Creating Momentum: Youth and the Anti-War Movement, Part II

While many of their peers are being recruited to serve in Iraq and Afghanistan, high school and college students across the country are engaging in a grassroots effort to stop militarization and recruitment in their schools. The growing number of counter-recruitment efforts and the large turnout among young people at the September 24th anti-war march in Washington DC are evidence that youth are providing essential momentum to the anti-war movement. Before surveying the growing counter-recruitment movement and its potential, it is helpful to recognize where student anti-war activists find their inspiration to get involved in these issues. This is particularly important when considering the challenges of isolation, apathy and consumerism facing young people today. read more

Youth March

Creating Momentum: Youth and the Anti-War Movement

For the generation of activists politically shaped by the Vietnam War the similarities between then and now are striking; the nation is deeply divided and US soldiers fresh out of high school are dying by the hundreds each year. From heading national peace organizations to demonstrating weekly in their communities, these older activists are at the forefront of the movement. This was seen recently with Cindy Sheehan’s catalyzing actions outside of Bush’s ranch which evolved into a nation-wide tour with other military families. Sheehan has become the unofficial spokesperson for the peace movement. Given all of this, what role have youth in the United States played in the anti-war struggle? What challenges do they face within the movement and within the larger political culture? A closer look at some current student-led campaigns will show how, despite widespread youth apathy, young activists are creating the essential urgency needed to end the occupation of Iraq and move toward forging a sustainable peace. This will also help address a crucial dilemma for the wider anti-war movement: How can activists, young and old, inspire committed action? read more


Radical Folk Music: An Interview with David Rovics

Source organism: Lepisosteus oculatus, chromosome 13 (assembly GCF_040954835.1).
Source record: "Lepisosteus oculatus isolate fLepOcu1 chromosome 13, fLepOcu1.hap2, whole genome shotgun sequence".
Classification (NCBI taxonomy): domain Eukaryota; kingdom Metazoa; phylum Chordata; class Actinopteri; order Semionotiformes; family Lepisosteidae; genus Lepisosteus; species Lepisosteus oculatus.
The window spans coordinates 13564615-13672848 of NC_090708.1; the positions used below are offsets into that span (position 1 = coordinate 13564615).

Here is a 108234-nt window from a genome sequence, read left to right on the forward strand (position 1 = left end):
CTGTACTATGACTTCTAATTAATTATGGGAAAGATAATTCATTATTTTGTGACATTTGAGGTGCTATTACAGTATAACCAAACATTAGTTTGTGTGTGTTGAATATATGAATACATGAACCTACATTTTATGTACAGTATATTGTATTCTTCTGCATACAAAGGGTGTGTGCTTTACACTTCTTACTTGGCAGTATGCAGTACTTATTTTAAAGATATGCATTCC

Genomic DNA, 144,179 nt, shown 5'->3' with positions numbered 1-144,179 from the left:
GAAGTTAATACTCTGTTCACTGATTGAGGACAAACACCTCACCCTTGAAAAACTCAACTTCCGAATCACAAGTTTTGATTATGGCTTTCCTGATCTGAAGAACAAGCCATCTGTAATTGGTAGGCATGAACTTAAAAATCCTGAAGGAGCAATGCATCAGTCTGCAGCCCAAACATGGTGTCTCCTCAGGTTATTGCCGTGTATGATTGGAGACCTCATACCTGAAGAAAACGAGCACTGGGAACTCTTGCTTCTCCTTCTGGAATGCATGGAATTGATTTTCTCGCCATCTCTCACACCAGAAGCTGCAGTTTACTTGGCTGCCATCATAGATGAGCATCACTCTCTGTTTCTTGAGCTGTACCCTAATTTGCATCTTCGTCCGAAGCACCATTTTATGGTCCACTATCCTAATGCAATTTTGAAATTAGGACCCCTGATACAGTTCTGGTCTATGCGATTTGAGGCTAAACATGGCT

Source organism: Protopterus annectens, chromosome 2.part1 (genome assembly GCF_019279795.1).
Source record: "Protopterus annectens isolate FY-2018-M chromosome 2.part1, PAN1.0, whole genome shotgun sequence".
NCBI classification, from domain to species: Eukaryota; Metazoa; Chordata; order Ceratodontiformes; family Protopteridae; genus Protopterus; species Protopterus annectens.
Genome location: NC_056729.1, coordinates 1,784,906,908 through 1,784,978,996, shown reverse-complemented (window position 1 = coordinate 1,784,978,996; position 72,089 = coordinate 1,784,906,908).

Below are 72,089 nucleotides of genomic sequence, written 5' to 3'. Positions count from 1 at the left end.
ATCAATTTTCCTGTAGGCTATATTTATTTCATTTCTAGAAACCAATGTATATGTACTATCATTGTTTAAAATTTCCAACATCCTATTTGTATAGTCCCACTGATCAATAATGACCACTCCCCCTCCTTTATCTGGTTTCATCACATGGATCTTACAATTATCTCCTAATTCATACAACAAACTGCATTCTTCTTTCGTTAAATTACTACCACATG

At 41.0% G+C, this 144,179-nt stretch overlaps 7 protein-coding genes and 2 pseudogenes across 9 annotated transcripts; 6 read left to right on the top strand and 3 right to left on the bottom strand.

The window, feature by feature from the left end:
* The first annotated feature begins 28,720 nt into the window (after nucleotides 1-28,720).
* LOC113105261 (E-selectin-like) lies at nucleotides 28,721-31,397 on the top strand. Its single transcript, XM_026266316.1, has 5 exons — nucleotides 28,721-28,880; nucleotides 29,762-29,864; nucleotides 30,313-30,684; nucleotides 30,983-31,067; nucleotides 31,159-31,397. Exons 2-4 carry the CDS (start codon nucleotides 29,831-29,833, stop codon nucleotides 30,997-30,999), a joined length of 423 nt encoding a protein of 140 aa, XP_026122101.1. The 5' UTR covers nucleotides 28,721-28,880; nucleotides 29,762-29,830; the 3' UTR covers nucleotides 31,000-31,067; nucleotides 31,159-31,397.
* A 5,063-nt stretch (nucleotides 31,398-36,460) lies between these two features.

Having just started a deadening temp job alphabetizing books that students had returned at the semester’s end, there was something comforting about hearing the triumphant chorus: “When all the minimum wage workers went on strike!” bouncing off the University of Wisconsin’s buildings. It was early May and rabble-rousing folk musician David Rovics was in Madison to celebrate the centennial of the Industrial Workers of the World (IWW). I had first heard him play “Minimum Wage Strike” six years before at a student activism conference in Boston. I’ve been drawn to David’s music ever since. He continues to leave his own unique mark on the radical folk tradition. I had the chance to sit down with him on a lovely spring day inside the Orton Park gazebo where we discussed his passion for playing music for the revolution as an antidote to crippling wage slavery. read more

No Picture

An Interview with Chris Crass


{mosmedia} In his book A Language Older Than Words, Derrick Jensen articulates the dilemma of following one’s passions while surviving in a capitalist society: “Wishing away the wage economy did not make it cease to exist, and my determination to stop selling my hours did not lessen my need for food, nor for a place to stay. In other words, despite my highfalutin philosophy, I still had to find a way to earn some cash.”  Chris Crass is a political organizer who has grappled with this dilemma for years. 
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No Picture

An Interview with Anne Elizabeth Moore

{mosmedia}  Is it possible to follow your passions, to do what you truly love to do, without compromising you r values? What about meeting basic human needs? Can it be done? Some people struggle most of their lives to obtain this dream. Some eventually submit to a job that goes against their beliefs or end up starving to death in the street. Yet others have proven that it is possible to live a life that is consistent with your values, pursue the things you love, and still afford food and rent. Anne Elizabeth Moore is one of those rare people. read more